Jonathan Schwartz: From Sun CEO to Health Care Entrepreneur of Innovation

Jonathan Schwartz, the last CEO of Sun Microsystems and the man who steered the ship when Oracle bought the legendary company for $7.4 billion, is turning his attention to health care. He finds that it's much easier starting a private company than dealing with an embattled public corporation.

When you're meeting with Jonathan Schwartz, it's easy to feel that the only way you'll ever be the smartest person in the room is if he leaves it.

There isn't a gray hair in Schwartz's characteristic ponytail, yet the 46-year-old software developer and business executive started and led his own company (Lighthouse Design) while in his 20s, was CEO of a major corporation (Sun Microsystems) by age 40 and helped engineer the tremendously complicated $7.4 billion sale of Sun to Oracle in 2009.

Along the way, he became the most credible enterprise open-source software advocate to other large enterprises, extolling the virtues of Java, MySQL, Zettabyte File System (ZFS) and other development tools. Without taking anything away from Bob Young or Marc Ewing (Red Hat), Linus Torvalds (creator of Linux), Mark Shuttleworth (Ubuntu), Brian Behlendorf (Apache), Monty Widenius and Marten Mickos (MySQL), it's clear that none of those visionaries ever ran an $11 billion corporation.


Schwartz (left) also gave the Japanese haiku new visibility with his tweeted resignation announcement on Feb. 3, 2010, about a week after the acquisition closed:

"Today's my last day at Sun. I'll miss it. Seems only fitting to end on a #haiku:
Financial crisis/Stalled too many
customers/CEO no more."

These days, Schwartz, who resides in San Francisco with his wife and two boys, thoroughly enjoys working in private companies, where he doesn't have to deal with quarterly reports, analysts, and pesky journalists and bloggers.

"It's a big weight off my shoulders [not running a large public corporation]," Schwartz told eWEEK. "It [working in a public company] can be madness at times, but you know that going in. You can move so much more quickly and easily inside a private company and get a lot more done without having to account to anyone. Well, almost anyone."

It's a good thing, too, about the weight being off Schwartz's shoulders-literally-since he recently had much-needed back surgery. "This back issue was partly the reason I'm getting into what I call the intersection of IT innovation and health care with Picture of Health," he acknowledged.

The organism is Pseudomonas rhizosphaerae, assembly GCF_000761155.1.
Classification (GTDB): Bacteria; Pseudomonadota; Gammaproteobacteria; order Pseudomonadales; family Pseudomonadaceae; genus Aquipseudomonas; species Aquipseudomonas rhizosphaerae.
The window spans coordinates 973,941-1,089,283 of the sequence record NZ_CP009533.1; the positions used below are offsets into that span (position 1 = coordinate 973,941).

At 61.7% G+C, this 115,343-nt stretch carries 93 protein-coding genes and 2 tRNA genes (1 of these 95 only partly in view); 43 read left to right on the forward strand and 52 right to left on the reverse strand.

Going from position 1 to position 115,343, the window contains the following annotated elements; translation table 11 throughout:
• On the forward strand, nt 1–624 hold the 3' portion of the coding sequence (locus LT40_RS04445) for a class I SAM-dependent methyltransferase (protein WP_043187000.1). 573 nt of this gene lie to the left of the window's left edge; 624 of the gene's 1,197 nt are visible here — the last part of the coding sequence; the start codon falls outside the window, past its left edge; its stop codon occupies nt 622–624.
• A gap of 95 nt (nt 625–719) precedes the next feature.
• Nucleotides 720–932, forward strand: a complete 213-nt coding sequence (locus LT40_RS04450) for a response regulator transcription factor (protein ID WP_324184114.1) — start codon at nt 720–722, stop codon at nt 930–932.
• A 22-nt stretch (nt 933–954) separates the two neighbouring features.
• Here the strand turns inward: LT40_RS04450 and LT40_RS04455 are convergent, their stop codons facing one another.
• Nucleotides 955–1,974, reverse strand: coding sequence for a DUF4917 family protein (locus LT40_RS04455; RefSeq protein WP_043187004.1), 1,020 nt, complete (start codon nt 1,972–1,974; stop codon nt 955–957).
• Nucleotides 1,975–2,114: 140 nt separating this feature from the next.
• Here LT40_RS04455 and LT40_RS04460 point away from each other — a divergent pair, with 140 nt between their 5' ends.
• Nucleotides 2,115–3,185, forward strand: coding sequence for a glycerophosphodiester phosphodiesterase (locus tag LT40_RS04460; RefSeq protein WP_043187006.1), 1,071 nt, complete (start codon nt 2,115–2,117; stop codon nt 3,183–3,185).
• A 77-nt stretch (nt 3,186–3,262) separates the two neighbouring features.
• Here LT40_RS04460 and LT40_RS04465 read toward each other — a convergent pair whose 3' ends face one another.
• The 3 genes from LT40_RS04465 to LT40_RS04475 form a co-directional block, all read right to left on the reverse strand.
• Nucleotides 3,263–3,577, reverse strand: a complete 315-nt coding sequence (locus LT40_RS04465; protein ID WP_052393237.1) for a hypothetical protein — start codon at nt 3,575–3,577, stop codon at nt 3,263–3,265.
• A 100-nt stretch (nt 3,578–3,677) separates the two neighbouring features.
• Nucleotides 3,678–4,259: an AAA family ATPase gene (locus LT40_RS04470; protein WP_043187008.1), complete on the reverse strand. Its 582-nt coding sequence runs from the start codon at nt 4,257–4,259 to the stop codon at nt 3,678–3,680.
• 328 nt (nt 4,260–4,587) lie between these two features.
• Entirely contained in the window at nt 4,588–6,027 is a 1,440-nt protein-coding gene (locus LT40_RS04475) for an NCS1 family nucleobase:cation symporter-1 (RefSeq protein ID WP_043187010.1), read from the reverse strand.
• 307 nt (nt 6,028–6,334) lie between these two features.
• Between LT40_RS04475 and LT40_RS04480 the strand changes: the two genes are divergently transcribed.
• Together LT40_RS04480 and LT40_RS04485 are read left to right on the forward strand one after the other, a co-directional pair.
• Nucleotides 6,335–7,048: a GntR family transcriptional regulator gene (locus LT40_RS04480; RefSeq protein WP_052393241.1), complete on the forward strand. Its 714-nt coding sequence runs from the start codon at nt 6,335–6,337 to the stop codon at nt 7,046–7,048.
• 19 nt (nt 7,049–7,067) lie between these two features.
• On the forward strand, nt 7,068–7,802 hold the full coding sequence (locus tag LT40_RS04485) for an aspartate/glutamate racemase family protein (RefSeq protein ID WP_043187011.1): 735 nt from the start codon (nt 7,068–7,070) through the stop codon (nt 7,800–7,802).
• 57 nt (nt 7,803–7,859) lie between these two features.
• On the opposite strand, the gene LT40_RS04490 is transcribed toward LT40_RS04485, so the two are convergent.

New Company in Stealth Mode

In fact, Schwartz now runs Picture of Health (currently in stealth mode), a health care-related startup. Although Schwartz and his San Francisco- and Seattle-based team remain tight-lipped about Picture of Health, he did say that more would be forthcoming in the first quarter of 2012.

"At this point, we're not discussing anything except that this involves the application of technology to public health," Schwartz said. "We are, however, hiring developers and designers and software development generalists.

"The Website is up to recruit developers, and we're finding some truly dedicated people. One of the things about having your own private company is that you get to pick whom you work with, and you really want to work with good people. That makes it so much more enjoyable."
The site asks prospective employees if they can build "highly usable Websites as well as engaging interactive controls for data visualization." This is speculation, but it leads one to believe that the startup will use interactive infographics to help users build an actual picture of their personal health-one they can use to track nutrition, medicines, health history and other key metrics.

Schwartz is also on the boards of Moxie Software, Taleo and Silver Spring Networks (see sidebar at the end of this story). Moxie CEO Tom Kelly was delighted to bring Schwartz onboard to his company, an up-and-coming enterprise and consumer social networking and collaboration service that prides itself on immediate usability and corporate scalability.

"Jonathan means the world to us," Kelly said. "You can't buy that kind of influence and experience for your team. He's very intuitive about things, and when he's got an idea, you listen. He's been there, done that and is well-respected. He's going to help us tremendously."

Chris Preimesberger

Chris J. Preimesberger

Chris J. Preimesberger is Editor-in-Chief of eWEEK and responsible for all the publication's coverage. In his 13 years and more than 4,000 articles at eWEEK, he has distinguished himself in reporting...